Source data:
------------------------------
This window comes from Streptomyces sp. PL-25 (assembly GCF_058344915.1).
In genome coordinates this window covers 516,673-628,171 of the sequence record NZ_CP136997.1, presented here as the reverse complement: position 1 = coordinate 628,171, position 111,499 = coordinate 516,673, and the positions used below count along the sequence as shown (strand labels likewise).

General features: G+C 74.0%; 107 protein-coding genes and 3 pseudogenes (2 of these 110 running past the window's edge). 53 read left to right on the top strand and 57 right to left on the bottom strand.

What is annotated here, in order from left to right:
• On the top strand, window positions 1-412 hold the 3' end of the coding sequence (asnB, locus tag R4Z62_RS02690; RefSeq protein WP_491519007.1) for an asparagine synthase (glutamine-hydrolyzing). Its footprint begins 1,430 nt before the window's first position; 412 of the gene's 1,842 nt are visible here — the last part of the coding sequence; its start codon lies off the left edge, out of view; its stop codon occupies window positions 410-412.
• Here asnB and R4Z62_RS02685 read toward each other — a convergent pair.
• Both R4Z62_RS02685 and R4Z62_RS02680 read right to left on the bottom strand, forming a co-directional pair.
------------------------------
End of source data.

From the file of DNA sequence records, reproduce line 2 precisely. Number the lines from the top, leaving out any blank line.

In genome coordinates this window covers 516,673-628,171 of the sequence record NZ_CP136997.1, presented here as the reverse complement: position 1 = coordinate 628,171, position 111,499 = coordinate 516,673, and the positions used below count along the sequence as shown (strand labels likewise).